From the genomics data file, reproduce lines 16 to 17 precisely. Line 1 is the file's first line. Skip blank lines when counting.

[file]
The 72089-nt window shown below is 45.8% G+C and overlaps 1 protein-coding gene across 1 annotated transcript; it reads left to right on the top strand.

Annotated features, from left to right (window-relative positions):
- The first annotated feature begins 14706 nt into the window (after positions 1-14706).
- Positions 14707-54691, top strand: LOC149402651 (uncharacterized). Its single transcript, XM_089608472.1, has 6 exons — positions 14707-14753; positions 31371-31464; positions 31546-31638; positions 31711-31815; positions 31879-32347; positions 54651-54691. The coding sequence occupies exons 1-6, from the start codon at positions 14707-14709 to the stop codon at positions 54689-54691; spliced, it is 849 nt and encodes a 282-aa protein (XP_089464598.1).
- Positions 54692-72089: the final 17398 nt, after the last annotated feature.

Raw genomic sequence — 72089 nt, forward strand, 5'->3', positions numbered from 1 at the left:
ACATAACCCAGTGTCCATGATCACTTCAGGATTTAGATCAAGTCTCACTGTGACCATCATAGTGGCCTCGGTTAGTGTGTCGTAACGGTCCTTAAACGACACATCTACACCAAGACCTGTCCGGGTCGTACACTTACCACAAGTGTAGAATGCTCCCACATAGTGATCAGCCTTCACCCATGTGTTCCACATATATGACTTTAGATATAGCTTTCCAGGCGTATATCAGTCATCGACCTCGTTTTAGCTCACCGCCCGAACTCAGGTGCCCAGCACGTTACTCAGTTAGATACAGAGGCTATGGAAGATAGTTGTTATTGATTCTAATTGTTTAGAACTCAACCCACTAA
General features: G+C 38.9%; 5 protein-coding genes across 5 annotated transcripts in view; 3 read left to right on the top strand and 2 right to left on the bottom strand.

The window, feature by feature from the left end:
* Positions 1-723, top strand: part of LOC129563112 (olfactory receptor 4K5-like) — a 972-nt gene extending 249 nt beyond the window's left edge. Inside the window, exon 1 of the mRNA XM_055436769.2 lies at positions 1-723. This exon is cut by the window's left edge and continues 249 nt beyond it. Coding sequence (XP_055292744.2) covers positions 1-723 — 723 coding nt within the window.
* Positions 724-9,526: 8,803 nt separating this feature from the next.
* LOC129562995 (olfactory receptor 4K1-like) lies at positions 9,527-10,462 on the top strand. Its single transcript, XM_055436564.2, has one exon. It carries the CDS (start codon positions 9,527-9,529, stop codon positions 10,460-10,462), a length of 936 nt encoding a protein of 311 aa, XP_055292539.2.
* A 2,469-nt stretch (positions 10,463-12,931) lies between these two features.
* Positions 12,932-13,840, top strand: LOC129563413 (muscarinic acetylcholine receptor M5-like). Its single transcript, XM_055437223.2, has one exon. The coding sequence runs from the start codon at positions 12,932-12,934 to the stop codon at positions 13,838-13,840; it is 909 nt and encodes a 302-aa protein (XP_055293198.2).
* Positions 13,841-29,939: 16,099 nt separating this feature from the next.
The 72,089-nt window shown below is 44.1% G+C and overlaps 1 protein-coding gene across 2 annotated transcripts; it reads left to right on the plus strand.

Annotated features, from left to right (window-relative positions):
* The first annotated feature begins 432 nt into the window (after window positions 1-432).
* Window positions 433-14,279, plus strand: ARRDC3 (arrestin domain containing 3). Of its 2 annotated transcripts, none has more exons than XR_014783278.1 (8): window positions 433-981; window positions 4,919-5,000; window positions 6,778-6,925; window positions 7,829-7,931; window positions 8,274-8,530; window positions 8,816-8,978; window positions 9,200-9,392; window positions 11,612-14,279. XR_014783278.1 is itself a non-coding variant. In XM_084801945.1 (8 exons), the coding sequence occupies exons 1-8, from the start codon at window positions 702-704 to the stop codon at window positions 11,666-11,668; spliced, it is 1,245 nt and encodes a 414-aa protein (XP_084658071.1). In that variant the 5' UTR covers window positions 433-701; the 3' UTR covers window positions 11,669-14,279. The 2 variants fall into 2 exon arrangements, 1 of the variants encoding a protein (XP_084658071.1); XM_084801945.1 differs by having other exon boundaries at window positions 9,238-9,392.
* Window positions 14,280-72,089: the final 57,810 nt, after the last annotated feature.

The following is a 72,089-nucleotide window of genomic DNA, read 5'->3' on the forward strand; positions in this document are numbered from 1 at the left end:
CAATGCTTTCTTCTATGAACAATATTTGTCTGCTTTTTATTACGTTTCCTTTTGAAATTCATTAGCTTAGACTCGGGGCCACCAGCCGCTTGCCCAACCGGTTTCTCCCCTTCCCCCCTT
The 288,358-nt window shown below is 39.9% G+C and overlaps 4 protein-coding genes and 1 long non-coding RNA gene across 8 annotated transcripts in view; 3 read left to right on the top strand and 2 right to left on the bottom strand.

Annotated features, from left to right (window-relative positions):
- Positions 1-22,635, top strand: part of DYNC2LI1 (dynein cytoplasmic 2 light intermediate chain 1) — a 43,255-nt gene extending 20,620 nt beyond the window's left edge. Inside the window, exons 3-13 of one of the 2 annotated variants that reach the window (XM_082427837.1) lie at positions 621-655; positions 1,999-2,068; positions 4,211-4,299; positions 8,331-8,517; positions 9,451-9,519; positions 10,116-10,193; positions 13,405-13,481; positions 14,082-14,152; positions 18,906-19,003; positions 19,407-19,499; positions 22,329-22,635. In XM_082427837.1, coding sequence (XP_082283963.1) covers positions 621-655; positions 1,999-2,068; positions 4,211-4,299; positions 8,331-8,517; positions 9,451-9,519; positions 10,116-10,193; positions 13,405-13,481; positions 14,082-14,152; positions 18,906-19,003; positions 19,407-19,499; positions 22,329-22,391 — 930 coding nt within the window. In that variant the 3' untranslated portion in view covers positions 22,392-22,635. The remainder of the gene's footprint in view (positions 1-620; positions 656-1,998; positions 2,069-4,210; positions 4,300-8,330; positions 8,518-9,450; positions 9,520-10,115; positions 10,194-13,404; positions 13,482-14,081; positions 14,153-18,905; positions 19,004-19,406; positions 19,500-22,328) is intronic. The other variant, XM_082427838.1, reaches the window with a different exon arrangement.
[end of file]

The 72,089-nt window shown below is 44.1% G+C and overlaps 1 protein-coding gene across 2 annotated transcripts; it reads left to right on the plus strand.

Annotated features, from left to right (window-relative positions):